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Managed Identities

September 21st, 2008 · 6 Comments

A few weeks ago a woman I met in a cafe gave me the keys and directions to her house thirty seconds after meeting me. I was shocked. I mean, I would at least have to hide the sex toys. But that’s how people are in the village. They live in this one small world and everyone knows each others secrets anyways so they just have one identity.

I have never been that way. My friends have never been that way. We are fluent in multiple identites, going easily with each other from one stage name who lives in Montana on a ranch (even though you know she really lives in a camper shell on a pick up and came from a commune in Virginia) to the other stage name who lives in Florida and takes care of her family to another name hanging out with the in-laws who think she’s a car salesperson. We change names as we cross state lines.

I read somewhere recently that this is the only culture that makes people have a constant name and identity. Indigenous cultures have always had ways for people to transform, rebirth themselves, become new roles.

I have always been this way. My friends have always been this way, people who can walk through realities with you and love all your identities and never mix them up in public.

Last night I got an email from a guy who saw me after work at a coffee shop. How, I emailed back, thinking maybe I did something stupid like go out in rhinestones and fake lashes and bum clothes. But no, he just saw me and thought, “gee, that looks like a hobo stripper.”

So much for no face pics.

This morning I woke up and took Bro for a walk. The guy on the corner (“HUNGRY VET”) offered me a couple beers. “I don’t drink,” he said, “but when I’m on this corner people give me beer.”

“Yeah. The guy here yesterday had a sign that said Why Lie? I Need A Beer.”

We laugh, Bro gives him a stick, and he gives me some toilet paper and trail mix. It turns out that people give him a lot of stuff he can’t use on this corner. They all assume he has teeth and a bathroom.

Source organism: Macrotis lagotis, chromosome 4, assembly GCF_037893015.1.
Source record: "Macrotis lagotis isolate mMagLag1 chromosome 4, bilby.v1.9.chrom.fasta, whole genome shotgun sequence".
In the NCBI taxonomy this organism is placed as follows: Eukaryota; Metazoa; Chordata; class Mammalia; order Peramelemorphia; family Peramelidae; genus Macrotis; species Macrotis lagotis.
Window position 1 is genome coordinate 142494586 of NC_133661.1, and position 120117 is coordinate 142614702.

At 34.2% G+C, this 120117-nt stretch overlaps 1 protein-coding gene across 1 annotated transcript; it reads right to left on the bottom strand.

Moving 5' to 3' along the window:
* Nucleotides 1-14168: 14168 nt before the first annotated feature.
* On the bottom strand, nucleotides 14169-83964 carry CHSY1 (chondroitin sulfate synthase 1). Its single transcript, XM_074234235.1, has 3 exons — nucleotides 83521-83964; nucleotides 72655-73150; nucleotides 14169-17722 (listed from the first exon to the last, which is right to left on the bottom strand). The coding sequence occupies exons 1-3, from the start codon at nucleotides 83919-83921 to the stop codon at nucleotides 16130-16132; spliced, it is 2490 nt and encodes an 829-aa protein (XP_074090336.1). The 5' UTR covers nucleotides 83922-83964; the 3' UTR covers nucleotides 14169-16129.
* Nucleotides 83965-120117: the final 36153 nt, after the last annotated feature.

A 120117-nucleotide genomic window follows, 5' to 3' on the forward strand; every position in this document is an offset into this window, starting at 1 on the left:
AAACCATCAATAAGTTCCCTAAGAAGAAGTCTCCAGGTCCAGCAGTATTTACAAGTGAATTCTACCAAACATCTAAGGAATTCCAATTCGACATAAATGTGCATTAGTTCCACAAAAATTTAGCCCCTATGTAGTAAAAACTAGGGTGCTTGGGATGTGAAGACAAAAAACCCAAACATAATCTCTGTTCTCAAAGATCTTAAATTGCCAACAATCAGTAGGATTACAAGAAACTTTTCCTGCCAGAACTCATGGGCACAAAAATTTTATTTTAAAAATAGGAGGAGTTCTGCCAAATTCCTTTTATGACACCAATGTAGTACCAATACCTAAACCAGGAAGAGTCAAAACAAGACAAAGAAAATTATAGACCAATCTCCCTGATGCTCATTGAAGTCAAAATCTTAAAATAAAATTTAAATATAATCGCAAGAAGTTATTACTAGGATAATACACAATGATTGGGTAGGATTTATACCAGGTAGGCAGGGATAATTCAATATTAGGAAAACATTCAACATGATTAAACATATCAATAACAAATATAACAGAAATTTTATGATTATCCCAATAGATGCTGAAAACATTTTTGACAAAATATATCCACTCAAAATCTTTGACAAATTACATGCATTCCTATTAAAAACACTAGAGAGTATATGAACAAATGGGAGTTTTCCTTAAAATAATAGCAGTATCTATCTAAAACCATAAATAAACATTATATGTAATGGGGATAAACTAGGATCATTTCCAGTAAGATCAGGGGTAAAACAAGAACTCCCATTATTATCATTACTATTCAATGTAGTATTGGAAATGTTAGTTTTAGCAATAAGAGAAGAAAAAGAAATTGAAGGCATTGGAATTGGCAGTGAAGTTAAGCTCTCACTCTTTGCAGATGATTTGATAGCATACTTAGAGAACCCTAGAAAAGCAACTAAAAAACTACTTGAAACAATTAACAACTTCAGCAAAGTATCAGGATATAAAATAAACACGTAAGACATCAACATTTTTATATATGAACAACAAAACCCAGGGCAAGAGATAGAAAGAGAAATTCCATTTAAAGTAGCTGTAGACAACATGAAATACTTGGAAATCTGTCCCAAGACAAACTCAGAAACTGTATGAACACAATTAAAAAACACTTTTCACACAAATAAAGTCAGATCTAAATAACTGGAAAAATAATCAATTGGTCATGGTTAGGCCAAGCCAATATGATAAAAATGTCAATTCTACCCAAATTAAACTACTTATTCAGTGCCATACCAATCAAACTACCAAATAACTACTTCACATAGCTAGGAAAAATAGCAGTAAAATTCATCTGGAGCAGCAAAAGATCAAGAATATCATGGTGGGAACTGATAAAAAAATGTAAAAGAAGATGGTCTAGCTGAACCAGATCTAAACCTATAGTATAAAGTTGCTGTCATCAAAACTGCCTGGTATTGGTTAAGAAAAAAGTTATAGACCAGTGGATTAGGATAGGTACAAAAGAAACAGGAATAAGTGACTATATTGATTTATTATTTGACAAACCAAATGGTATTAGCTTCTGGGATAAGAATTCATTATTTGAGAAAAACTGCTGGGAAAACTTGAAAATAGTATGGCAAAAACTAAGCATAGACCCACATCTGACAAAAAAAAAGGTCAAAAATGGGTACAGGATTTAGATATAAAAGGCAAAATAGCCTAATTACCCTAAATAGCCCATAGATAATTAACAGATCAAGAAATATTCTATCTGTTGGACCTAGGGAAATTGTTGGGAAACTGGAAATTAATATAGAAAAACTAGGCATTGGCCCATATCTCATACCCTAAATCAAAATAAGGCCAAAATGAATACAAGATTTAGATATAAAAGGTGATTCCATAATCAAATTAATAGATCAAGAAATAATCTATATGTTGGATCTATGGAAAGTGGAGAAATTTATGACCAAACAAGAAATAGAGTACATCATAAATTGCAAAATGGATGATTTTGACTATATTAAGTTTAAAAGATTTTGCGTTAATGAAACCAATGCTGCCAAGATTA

“I seen you around,” he says, tossing the stick up in the air for Bro. He’s got crinkly kind eyes, but I haven’t been around. I’ve slept in this neighborhood twice. Five times this whole year.

“Really?” I raise my eyebrows.

“Yeah, I see that Astro van parked around, I’m always glad you’ve got this dog watching out for you.”

There is some awful identity mismanagement going on here.

I don’t know how much I care.

Tags: The day-to-day of it all · Van Living

6 responses so far ↓

  • 1 Woolfey // Sep 21, 2008 at 6:13 pm

    Huh… Louie has ME to take care of HIM… But I appreciate his help…

  • 2 mojavi at Simple Things // Sep 21, 2008 at 7:58 pm

    I am still trying to figure out why you said strap on sex was hard work… from the last post! I mean do strippers really do that on stage? Is that legal up there? sorry

    de-lurking because I still can’t get it out of my head!

  • 3 Radka // Sep 21, 2008 at 8:20 pm

    I love the way you write. It always puts a smile on my face (well, at least when it’s supposed to 🙂 )
    Reading your blog is like reading a good book. I feel like I grew just a little bit along the way.

    P.s. you got any herbal tips for a dog with an eye infection?

  • 4 HoboStripper // Sep 22, 2008 at 4:29 am

    Mojavi, LOL! Well strippers, like people of any profession, might be inclined to some strap on sex. Not on stage, but at home in bed. 😉

    Radka, eye infections can be complicated because they can be caused by different things. A good starting place no matter what, though, is chamomile compresses and feeding her/him a couple cloves of garlic a day.

  • 5 Hungry Girl // Sep 23, 2008 at 4:32 am

    I’ve been enjoying your blog, ever since Suzie Bright mentioned it (as well as mine!) on her blog. You’re a good writer and tell a great story. I love your thoughts on multiple identity….

  • 6 carrot quinn // Sep 23, 2008 at 2:07 pm

    I like to pretend that the blogosphere is a lot less creepy than it really is. But then, I’m new at this. And as far as I can tell, it’s far more wonderful than it is creepy. Even if wishing someone won’t find your blog is almost a guarantee that they will find it, and there is a need to make a show of hiding some/all of your identity, whether you want to or not, because it’s just a little wierd otherwise.

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